WHAT TO BRING

INDEX

A Fit Body                                                                                                                                           Experience, Health and Fitness Requirements                                                                            Travel Insurance                                                                                                                                Equipment Needed (Footwear, Clothing, Miscellaneous, Optional, Toiletries, Personal Items)                                                                                                                                                     Trip Costs Include                                                                                                                             Trip Cost Does Not Include                                                                                                             Gratuities

A Fit Body

….and with Werner’s help you can do it! Just remember, his 100% success rate on the May 2010 trek when 40 people started out and 40 people made it to Base Camp (an unheard of record in the trekking community).

Werner, everything you did was first class, timely, comprehensive & informative”. –Philip K. AZ

Experience, Health & Fitness Requirements

Physical fitness will add significantly to your enjoyment of this trip (and your life!). From this posting we have 4 months to get ready, which is ample time if you take your preparation seriously (clearly, this also places a bit of urgency on your registration and getting started on a fitness regime). We will be walking on the trail most days between 4 and 7 hours. As always, hiking/camping experience is an advantage, yet absolutely not necessary. Although the trek (or climb to Mt. Everest Base Camp) is non technical it is rated as Medium to Hard because of the altitude and the length of some of the days.

The best way to get fit for this trek is to walk on undulating ground, with a light back-pack (start with 15/20 minutes/day and work up to 45m.). Add some upper body strength, back and stomach exercises and you will be ready. Indoors, stair climbing is excellent, as are walking on a treadmill (on and incline – caution, don’t hold onto the support bars since this negates the purpose of the incline) and/or training on a Stairmaster or Step Mill. The intent is to get your heart rate up and be reasonably comfortable for about ½ hour (and preferably ¾ to 1 hour) at 75-85% of max. Work up to exersing in “the zone”…where your speaking is choppy due to slight breathlessness. If you are interested in a core-strength exercise program check with your physical trainer and/or let Werner know. Get fit and your body will love you for the effort by feeling great, having more energy and sleeping better.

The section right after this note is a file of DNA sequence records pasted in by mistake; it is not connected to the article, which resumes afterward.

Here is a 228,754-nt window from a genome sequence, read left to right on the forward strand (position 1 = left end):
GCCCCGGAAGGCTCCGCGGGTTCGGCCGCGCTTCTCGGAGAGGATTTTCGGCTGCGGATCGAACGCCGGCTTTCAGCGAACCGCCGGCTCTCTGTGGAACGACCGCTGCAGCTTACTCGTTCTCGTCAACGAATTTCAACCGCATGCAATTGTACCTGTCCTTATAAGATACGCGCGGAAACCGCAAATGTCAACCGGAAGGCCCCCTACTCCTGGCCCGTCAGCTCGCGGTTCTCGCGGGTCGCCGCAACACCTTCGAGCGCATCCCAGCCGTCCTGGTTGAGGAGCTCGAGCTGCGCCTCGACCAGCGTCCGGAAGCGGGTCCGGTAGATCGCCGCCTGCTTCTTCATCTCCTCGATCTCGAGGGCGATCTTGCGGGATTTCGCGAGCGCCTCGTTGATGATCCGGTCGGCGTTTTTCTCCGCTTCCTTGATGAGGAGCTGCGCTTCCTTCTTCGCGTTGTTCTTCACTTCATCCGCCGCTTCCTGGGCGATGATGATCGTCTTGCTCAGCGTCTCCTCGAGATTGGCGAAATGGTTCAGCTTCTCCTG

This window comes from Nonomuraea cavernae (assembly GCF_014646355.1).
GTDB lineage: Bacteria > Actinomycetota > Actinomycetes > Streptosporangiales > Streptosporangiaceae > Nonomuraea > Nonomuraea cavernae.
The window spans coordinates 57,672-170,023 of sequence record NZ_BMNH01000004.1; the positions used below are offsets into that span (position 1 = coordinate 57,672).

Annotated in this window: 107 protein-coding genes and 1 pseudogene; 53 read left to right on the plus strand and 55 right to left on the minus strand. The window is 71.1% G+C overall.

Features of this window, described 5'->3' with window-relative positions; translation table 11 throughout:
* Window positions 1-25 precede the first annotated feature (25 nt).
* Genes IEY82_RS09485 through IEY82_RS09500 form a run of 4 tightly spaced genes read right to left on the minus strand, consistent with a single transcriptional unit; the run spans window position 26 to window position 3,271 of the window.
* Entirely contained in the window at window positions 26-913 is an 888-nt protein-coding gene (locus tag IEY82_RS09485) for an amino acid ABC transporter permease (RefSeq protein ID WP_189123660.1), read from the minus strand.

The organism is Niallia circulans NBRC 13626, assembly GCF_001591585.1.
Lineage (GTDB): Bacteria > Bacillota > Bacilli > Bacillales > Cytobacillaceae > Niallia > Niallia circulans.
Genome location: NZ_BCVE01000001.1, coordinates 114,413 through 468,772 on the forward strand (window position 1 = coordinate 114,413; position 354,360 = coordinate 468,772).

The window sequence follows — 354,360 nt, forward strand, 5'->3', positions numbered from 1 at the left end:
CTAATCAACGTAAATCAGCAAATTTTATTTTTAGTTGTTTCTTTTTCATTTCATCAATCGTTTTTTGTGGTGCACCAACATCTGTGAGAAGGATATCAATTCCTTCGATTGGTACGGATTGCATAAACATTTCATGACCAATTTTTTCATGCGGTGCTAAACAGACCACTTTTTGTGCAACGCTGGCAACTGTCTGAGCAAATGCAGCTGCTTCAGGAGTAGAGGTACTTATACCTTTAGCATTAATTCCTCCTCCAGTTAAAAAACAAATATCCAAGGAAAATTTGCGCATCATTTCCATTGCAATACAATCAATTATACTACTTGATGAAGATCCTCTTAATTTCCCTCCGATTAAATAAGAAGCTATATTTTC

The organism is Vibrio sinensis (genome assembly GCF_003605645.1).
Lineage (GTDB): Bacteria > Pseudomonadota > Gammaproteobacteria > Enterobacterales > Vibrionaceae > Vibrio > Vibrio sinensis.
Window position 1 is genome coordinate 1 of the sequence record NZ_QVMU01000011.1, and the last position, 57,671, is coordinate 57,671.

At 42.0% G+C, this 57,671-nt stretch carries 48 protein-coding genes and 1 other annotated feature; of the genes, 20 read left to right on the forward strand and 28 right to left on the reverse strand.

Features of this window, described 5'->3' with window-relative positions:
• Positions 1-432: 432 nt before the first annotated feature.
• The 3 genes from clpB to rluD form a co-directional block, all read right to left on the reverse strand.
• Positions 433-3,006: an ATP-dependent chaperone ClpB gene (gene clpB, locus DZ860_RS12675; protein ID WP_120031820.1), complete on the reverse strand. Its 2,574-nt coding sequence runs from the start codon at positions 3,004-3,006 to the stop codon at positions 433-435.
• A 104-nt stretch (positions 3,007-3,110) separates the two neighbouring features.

Late starters, please speak to Werner for suggestions on a quick get-fit tune-up.

If you have any pre-existing medical conditions, you must let us know the details at registration. We also recommend you consult your doctor regarding medical concerns the trip may raise, plus any vaccinations (s)he suggests…non are mandetory.  Remember: Medical and evacuation insurance is a must (see below).

Travel Insurance

A condition of you trekking with us is you must be fully insured, including air rescue services – it is your choice whether to take out trip cancellation insurance. Make sure your personal and air rescue insurance policy does not have special exclusions related to adventure travel. We must know, definitively and well before our departure that this insurance has been obtained.

___________________

Equipment Needed

Having the right clothing and equipment is important to your comfort and enjoyment of the trek.

Foot Wear

  • Good fitting trekking boots (make sure they are worn in and comfortable before coming to Nepal – this is not a time to get blisters)
  • Woollen socks
  • Lighter socks

Clothing

  • Down or warm ski jacket
  • Insulated pants
  • Wind pants
  • Windbreaker
  • Thermal underwear
  • Woollen hat (to cover ears – touque type)
  • Sweater and/or warm pullover